In an earlier article, I wrote about the power of nonverbal cues and how they can impact what you say, and how it is interpreted.
In keeping with the same theme, in this article, we explore how your coworker may be using these body cues to control your behavior.
As previously mentioned, nonverbal cues can add or subtract from a verbal message. What if I told you they could also be used to control others by expressing dominance, power, or even submission through them?
A recent peer-reviewed article by Dr. Ronald Riggio in Psychology Today detailed that men tend to use assertive body cues such as dominance and power in the workplace. Men used these cues much more than women who were found to use submissive body language more often.
4 controlling body language moves
The more aware you are of the behavior of others, the more likely you can avoid being manipulated.
1. The way they stand
Men typically take up more space than women, and it’s not because of physical size. Physical stance, or posture, can show signs of dominance, and men frequently use poses that display this message.
For instance, standing with hands on your hips takes up more space and asserts dominance over an area. Another way is how men sit.
Consider the difference between how men cross their legs versus women. Men, consciously or not, use positions that take up more space than women do.
2. Physical contact
Physical contact can take the form of fighting or aggressive physical behavior, but in this instance, let’s consider less obvious nonverbal cues.
When trying to calm someone down or take control of a situation, you may have witnessed men grab someone by the arm or shoulders to control their movements.
Physically controlling the movement of others is one of the more aggressive ways of asserting dominance over another. While workplaces generally do not allow this type of physical behavior, it still happens, and you may have witnessed it.
Physical control not only asserts dominance over the recipient but also to those who witness the incident. Several research studies show that men generally use touch to control or dominate others more than women.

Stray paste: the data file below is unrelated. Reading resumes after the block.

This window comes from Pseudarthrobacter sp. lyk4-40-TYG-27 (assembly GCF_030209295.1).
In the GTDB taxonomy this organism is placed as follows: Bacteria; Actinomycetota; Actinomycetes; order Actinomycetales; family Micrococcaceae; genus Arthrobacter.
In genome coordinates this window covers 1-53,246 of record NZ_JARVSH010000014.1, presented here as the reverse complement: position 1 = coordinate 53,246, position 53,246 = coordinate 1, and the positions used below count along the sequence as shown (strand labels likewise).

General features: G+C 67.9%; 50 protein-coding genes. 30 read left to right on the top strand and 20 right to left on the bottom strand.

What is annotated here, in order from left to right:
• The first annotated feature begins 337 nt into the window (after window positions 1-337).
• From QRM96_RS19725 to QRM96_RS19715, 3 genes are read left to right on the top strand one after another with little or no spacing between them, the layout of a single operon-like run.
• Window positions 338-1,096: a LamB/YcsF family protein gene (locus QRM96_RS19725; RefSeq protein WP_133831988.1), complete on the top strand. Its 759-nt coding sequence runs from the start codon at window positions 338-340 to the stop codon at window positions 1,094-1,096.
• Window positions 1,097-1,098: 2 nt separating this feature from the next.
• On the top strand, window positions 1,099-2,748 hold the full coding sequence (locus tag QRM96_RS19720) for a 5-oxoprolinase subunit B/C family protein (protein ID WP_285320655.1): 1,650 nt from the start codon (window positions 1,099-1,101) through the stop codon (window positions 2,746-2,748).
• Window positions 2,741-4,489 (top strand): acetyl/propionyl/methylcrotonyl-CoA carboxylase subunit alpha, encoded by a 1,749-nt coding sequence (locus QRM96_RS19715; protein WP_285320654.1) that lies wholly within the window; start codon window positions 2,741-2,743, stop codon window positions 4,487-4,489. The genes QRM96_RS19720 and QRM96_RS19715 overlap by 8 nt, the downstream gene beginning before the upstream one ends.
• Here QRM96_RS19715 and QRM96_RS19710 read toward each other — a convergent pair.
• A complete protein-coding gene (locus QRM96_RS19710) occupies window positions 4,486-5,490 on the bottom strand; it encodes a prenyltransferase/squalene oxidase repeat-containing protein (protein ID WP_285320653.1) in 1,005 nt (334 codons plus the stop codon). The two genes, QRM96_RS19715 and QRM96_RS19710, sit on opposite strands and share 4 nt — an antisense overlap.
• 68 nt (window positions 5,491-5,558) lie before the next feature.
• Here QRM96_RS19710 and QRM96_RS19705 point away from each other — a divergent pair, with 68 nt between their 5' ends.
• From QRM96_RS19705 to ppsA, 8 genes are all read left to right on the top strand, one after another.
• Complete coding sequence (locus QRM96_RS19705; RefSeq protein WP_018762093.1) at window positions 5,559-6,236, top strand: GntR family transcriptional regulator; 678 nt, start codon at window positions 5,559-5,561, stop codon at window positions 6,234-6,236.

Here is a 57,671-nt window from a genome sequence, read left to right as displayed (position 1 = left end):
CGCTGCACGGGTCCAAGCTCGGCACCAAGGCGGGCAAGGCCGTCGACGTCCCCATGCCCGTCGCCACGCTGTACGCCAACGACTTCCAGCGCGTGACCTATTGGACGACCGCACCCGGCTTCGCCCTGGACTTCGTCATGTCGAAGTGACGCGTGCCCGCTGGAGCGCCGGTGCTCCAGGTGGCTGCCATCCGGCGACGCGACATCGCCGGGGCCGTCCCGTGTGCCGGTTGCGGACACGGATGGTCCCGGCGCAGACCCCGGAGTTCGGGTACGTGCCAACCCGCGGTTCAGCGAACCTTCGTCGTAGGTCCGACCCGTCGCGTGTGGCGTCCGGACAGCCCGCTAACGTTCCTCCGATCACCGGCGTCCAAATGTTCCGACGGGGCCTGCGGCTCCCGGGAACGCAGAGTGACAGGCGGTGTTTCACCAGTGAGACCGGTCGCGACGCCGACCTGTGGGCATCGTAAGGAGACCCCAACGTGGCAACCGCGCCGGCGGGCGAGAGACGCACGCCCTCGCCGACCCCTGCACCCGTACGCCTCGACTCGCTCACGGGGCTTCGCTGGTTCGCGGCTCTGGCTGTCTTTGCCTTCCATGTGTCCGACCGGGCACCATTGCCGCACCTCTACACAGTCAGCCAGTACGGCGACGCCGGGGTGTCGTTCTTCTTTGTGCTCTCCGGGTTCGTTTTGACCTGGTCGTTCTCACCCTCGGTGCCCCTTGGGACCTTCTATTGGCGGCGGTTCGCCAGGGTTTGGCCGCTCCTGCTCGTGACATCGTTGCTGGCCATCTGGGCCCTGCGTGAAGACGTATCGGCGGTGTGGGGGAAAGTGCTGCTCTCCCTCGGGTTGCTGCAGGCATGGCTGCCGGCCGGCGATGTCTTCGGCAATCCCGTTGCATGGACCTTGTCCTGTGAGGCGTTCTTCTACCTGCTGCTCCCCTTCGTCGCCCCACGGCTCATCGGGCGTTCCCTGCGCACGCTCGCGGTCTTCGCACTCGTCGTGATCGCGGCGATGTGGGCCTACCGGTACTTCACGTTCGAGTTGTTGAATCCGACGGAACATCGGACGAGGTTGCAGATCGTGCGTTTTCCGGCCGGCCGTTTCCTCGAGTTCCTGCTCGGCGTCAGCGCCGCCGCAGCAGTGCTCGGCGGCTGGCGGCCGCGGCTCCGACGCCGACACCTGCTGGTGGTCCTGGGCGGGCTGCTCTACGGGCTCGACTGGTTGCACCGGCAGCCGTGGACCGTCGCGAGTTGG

3. Invading personal bubbles
People, in general, have an invisible bubble around them in the form of personal space they need to feel comfortable. However, people who do not respect boundaries have a way of using our bubbles against us.
Standing too close to another person can make them feel uncomfortable. The other person will move away (submission) or challenge the other by facing them and refusing to back down (aggression).
Research shows that men are more willing to invade the personal space of others than women are.
4. Eye contact
Most of us have experienced uncomfortable eye contact at one point or another. It may have been from the creepy coworker in the last cubicle or by the boss who stares directly at us when they are talking. You may have understood this form of dominance without recognizing how often others use it.
In fact, staring directly into another person’s eyes is one of the more intrusive acts of dominance. The first person to break the eye contact is the one who untimely shows submission and gives in to the other.
Often men challenge each other by staring the other down. The first person who looks away is the one who ultimately displays submission. If you have been the recipient of prolonged eye contact, you know how uncomfortable this nonverbal cue can make you.
Being conscious of nonverbal cues
These nonverbal cues are typically used numerous times throughout the day in an office space.
Pay attention to the nonverbal cues you use on a regular basis because you may be displaying assertive or dominant behavior without realizing it.
You can also use this information to interpret why you are feeling uncomfortable every time your boss calls you to the office for a meeting.